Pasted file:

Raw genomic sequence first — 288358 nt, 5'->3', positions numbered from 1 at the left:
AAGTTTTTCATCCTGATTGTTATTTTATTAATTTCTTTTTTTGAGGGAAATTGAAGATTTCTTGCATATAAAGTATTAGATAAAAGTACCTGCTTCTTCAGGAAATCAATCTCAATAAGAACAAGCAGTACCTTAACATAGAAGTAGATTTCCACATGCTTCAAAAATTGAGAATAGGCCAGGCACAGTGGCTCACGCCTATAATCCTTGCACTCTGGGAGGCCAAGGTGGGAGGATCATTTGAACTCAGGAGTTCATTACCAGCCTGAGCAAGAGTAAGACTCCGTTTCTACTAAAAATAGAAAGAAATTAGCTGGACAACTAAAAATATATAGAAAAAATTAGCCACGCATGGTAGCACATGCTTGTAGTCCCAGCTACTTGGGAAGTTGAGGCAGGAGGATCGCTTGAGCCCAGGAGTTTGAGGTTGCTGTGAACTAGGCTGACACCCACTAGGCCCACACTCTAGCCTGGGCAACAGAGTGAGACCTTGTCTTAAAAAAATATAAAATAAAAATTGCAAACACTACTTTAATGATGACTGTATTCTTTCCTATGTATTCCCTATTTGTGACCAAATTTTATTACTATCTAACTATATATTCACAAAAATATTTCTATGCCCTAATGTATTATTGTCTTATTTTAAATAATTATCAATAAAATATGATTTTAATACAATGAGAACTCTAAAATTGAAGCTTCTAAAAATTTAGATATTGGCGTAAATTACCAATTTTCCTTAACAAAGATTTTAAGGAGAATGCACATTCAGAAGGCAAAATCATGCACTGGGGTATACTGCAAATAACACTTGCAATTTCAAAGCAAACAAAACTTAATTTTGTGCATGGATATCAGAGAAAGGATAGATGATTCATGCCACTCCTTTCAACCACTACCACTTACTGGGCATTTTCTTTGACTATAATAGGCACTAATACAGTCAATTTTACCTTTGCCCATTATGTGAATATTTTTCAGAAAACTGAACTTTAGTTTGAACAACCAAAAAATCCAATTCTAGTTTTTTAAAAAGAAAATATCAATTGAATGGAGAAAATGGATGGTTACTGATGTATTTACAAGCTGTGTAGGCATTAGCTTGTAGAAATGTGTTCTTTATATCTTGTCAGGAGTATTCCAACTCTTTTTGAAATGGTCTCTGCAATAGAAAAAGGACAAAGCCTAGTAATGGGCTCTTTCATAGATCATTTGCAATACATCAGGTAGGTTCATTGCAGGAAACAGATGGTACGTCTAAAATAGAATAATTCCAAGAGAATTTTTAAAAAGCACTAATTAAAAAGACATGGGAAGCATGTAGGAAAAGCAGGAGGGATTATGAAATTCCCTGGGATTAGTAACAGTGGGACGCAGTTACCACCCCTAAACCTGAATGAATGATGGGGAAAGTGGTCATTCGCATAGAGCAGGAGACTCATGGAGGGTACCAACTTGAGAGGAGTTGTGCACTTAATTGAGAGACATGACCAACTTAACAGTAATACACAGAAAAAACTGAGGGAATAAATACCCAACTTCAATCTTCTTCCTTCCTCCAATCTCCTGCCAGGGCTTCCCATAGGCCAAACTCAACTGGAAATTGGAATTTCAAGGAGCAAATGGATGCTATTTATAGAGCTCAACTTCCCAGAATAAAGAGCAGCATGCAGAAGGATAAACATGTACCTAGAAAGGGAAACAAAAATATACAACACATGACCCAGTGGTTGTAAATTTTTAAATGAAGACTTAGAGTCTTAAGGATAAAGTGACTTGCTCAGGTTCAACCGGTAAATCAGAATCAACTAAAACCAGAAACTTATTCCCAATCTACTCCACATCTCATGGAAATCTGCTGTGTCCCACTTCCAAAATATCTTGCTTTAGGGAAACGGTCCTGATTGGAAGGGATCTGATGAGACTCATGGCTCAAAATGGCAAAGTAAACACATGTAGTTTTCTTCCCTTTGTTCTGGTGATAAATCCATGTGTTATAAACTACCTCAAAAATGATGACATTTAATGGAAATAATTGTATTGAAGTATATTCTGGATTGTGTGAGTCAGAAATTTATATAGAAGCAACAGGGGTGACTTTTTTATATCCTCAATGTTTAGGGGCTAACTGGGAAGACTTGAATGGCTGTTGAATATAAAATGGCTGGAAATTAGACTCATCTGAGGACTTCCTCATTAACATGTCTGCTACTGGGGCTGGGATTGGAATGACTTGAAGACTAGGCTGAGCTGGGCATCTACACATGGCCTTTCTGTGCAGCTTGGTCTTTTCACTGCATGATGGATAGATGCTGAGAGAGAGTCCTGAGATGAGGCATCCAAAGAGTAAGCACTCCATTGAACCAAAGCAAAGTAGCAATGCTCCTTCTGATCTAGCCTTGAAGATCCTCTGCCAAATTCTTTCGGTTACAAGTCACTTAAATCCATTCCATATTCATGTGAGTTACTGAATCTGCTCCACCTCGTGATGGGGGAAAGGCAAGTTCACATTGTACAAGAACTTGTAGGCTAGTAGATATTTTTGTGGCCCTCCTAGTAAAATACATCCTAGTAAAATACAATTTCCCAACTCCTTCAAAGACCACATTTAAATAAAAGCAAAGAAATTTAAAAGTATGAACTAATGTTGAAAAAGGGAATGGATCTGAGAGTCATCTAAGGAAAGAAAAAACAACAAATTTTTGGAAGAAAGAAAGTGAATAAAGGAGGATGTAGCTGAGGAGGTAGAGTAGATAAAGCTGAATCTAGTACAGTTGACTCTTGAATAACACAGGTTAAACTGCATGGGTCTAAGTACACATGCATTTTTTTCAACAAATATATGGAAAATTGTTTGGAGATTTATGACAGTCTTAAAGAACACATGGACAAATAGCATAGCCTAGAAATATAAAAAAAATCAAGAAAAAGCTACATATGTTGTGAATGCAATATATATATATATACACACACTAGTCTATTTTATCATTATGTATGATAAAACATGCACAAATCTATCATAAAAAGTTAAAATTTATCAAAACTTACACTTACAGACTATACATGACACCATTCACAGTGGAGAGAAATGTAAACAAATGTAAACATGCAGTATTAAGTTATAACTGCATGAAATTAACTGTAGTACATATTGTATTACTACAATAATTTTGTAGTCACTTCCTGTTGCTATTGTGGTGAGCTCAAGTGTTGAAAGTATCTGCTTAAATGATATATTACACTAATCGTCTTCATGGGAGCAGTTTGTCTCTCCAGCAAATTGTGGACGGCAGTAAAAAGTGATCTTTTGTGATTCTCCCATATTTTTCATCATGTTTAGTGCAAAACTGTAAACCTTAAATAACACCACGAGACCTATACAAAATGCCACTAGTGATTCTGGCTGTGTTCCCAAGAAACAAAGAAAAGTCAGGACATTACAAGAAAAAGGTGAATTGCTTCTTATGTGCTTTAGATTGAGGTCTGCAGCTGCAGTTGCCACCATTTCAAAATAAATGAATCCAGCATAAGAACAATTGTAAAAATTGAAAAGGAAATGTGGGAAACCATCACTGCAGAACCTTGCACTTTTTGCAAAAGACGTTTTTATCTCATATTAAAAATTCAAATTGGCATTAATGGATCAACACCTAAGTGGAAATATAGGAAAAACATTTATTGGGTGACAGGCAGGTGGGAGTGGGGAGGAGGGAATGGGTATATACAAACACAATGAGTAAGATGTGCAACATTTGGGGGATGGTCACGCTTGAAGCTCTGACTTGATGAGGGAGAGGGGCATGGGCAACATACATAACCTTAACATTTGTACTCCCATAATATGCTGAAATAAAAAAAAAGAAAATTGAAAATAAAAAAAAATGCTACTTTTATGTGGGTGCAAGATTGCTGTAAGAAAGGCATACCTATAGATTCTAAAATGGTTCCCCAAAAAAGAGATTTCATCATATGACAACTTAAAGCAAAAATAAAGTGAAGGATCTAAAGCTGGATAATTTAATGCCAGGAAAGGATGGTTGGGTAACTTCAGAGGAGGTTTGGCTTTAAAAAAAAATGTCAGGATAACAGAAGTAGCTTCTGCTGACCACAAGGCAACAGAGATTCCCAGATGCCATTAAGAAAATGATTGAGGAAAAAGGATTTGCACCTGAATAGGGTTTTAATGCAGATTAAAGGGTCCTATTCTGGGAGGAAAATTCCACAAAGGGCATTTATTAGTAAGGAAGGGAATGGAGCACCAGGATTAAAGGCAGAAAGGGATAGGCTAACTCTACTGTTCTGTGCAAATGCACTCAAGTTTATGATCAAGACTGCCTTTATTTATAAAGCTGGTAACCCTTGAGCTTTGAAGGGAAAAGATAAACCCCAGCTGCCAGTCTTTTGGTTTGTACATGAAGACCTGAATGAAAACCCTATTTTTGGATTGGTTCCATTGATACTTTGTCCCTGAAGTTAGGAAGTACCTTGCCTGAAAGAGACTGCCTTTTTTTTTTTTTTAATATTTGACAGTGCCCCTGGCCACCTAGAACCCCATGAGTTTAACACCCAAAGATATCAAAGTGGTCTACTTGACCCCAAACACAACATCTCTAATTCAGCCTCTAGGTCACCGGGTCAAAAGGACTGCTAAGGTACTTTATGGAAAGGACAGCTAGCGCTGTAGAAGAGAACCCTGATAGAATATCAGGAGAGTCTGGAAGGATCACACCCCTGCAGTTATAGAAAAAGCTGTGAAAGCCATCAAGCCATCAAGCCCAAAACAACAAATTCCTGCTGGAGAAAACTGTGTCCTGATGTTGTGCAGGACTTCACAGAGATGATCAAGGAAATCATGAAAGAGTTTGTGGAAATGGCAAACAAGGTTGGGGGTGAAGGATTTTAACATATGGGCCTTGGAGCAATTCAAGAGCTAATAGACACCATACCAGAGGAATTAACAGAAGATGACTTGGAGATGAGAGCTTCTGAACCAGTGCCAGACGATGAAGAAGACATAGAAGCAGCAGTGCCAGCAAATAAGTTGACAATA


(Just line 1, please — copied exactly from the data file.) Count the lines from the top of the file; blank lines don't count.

Raw genomic sequence first — 288358 nt, 5'->3', positions numbered from 1 at the left: